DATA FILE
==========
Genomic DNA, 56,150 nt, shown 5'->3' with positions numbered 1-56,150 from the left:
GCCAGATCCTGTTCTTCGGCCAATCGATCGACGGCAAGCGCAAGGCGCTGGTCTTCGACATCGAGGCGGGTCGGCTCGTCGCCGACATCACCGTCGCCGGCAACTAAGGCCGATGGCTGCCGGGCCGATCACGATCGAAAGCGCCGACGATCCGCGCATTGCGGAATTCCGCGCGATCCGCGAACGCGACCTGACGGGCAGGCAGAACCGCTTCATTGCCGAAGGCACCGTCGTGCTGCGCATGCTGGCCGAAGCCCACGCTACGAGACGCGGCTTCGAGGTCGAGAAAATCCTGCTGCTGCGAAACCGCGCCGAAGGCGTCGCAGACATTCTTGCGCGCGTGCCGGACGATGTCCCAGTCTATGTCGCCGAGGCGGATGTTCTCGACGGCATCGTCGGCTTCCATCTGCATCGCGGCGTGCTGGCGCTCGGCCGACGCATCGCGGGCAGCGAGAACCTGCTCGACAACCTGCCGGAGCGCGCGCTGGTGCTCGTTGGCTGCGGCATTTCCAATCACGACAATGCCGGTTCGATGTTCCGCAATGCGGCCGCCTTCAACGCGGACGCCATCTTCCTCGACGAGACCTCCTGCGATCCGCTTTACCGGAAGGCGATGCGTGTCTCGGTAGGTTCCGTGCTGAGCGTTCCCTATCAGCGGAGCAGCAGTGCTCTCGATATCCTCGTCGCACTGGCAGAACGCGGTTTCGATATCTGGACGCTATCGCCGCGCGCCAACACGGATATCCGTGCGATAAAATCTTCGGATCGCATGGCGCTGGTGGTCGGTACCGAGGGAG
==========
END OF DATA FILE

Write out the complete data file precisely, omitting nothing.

Genomic DNA, 56,150 nt, shown 5'->3' with positions numbered 1-56,150 from the left:
GCCAGATCCTGTTCTTCGGCCAATCGATCGACGGCAAGCGCAAGGCGCTGGTCTTCGACATCGAGGCGGGTCGGCTCGTCGCCGACATCACCGTCGCCGGCAACTAAGGCCGATGGCTGCCGGGCCGATCACGATCGAAAGCGCCGACGATCCGCGCATTGCGGAATTCCGCGCGATCCGCGAACGCGACCTGACGGGCAGGCAGAACCGCTTCATTGCCGAAGGCACCGTCGTGCTGCGCATGCTGGCCGAAGCCCACGCTACGAGACGCGGCTTCGAGGTCGAGAAAATCCTGCTGCTGCGAAACCGCGCCGAAGGCGTCGCAGACATTCTTGCGCGCGTGCCGGACGATGTCCCAGTCTATGTCGCCGAGGCGGATGTTCTCGACGGCATCGTCGGCTTCCATCTGCATCGCGGCGTGCTGGCGCTCGGCCGACGCATCGCGGGCAGCGAGAACCTGCTCGACAACCTGCCGGAGCGCGCGCTGGTGCTCGTTGGCTGCGGCATTTCCAATCACGACAATGCCGGTTCGATGTTCCGCAATGCGGCCGCCTTCAACGCGGACGCCATCTTCCTCGACGAGACCTCCTGCGATCCGCTTTACCGGAAGGCGATGCGTGTCTCGGTAGGTTCCGTGCTGAGCGTTCCCTATCAGCGGAGCAGCAGTGCTCTCGATATCCTCGTCGCACTGGCAGAACGCGGTTTCGATATCTGGACGCTATCGCCGCGCGCCAACACGGATATCCGTGCGATAAAATCTTCGGATCGCATGGCGCTGGTGGTCGGTACCGAGGGAG